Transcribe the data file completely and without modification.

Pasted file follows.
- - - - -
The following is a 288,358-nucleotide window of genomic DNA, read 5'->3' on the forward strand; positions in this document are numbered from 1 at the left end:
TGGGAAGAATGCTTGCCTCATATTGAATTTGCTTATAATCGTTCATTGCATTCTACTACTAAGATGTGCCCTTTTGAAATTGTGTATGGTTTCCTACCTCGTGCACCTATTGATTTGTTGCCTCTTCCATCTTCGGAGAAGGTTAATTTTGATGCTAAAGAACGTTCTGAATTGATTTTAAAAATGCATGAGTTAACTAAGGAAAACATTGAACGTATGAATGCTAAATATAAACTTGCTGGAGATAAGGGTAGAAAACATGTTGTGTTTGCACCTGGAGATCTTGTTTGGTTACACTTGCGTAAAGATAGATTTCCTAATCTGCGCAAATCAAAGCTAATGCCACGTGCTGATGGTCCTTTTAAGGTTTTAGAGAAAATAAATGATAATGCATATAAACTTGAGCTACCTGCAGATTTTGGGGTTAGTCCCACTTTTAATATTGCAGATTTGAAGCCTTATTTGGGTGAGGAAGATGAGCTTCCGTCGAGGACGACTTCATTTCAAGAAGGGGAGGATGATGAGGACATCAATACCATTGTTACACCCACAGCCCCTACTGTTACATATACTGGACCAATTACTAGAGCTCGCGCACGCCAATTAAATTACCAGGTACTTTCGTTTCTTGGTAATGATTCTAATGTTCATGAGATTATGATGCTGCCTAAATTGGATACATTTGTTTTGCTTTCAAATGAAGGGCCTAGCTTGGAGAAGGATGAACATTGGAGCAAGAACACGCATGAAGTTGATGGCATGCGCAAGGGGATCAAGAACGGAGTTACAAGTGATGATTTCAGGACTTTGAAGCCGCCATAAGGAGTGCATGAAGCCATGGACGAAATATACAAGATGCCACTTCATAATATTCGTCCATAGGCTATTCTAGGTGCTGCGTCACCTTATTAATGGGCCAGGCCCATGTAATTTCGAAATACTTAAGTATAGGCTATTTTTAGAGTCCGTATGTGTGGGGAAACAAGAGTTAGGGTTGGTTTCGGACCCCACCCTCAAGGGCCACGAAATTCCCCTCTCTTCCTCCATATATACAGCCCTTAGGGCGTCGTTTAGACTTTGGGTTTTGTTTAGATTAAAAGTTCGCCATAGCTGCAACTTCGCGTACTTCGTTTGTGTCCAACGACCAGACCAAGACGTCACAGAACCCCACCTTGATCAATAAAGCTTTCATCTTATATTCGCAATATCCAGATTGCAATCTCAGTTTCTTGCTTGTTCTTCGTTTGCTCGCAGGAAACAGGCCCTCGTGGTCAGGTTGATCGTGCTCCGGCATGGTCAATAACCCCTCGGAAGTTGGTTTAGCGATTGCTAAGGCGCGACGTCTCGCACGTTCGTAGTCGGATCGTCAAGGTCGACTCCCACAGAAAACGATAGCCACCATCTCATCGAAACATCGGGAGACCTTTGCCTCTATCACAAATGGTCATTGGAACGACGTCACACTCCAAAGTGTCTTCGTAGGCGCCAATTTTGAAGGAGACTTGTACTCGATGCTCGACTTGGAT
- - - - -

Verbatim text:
The following is a 288,358-nucleotide window of genomic DNA, read 5'->3' on the forward strand; positions in this document are numbered from 1 at the left end:
TGGGAAGAATGCTTGCCTCATATTGAATTTGCTTATAATCGTTCATTGCATTCTACTACTAAGATGTGCCCTTTTGAAATTGTGTATGGTTTCCTACCTCGTGCACCTATTGATTTGTTGCCTCTTCCATCTTCGGAGAAGGTTAATTTTGATGCTAAAGAACGTTCTGAATTGATTTTAAAAATGCATGAGTTAACTAAGGAAAACATTGAACGTATGAATGCTAAATATAAACTTGCTGGAGATAAGGGTAGAAAACATGTTGTGTTTGCACCTGGAGATCTTGTTTGGTTACACTTGCGTAAAGATAGATTTCCTAATCTGCGCAAATCAAAGCTAATGCCACGTGCTGATGGTCCTTTTAAGGTTTTAGAGAAAATAAATGATAATGCATATAAACTTGAGCTACCTGCAGATTTTGGGGTTAGTCCCACTTTTAATATTGCAGATTTGAAGCCTTATTTGGGTGAGGAAGATGAGCTTCCGTCGAGGACGACTTCATTTCAAGAAGGGGAGGATGATGAGGACATCAATACCATTGTTACACCCACAGCCCCTACTGTTACATATACTGGACCAATTACTAGAGCTCGCGCACGCCAATTAAATTACCAGGTACTTTCGTTTCTTGGTAATGATTCTAATGTTCATGAGATTATGATGCTGCCTAAATTGGATACATTTGTTTTGCTTTCAAATGAAGGGCCTAGCTTGGAGAAGGATGAACATTGGAGCAAGAACACGCATGAAGTTGATGGCATGCGCAAGGGGATCAAGAACGGAGTTACAAGTGATGATTTCAGGACTTTGAAGCCGCCATAAGGAGTGCATGAAGCCATGGACGAAATATACAAGATGCCACTTCATAATATTCGTCCATAGGCTATTCTAGGTGCTGCGTCACCTTATTAATGGGCCAGGCCCATGTAATTTCGAAATACTTAAGTATAGGCTATTTTTAGAGTCCGTATGTGTGGGGAAACAAGAGTTAGGGTTGGTTTCGGACCCCACCCTCAAGGGCCACGAAATTCCCCTCTCTTCCTCCATATATACAGCCCTTAGGGCGTCGTTTAGACTTTGGGTTTTGTTTAGATTAAAAGTTCGCCATAGCTGCAACTTCGCGTACTTCGTTTGTGTCCAACGACCAGACCAAGACGTCACAGAACCCCACCTTGATCAATAAAGCTTTCATCTTATATTCGCAATATCCAGATTGCAATCTCAGTTTCTTGCTTGTTCTTCGTTTGCTCGCAGGAAACAGGCCCTCGTGGTCAGGTTGATCGTGCTCCGGCATGGTCAATAACCCCTCGGAAGTTGGTTTAGCGATTGCTAAGGCGCGACGTCTCGCACGTTCGTAGTCGGATCGTCAAGGTCGACTCCCACAGAAAACGATAGCCACCATCTCATCGAAACATCGGGAGACCTTTGCCTCTATCACAAATGGTCATTGGAACGACGTCACACTCCAAAGTGTCTTCGTAGGCGCCAATTTTGAAGGAGACTTGTACTCGATGCTCGACTTGGAT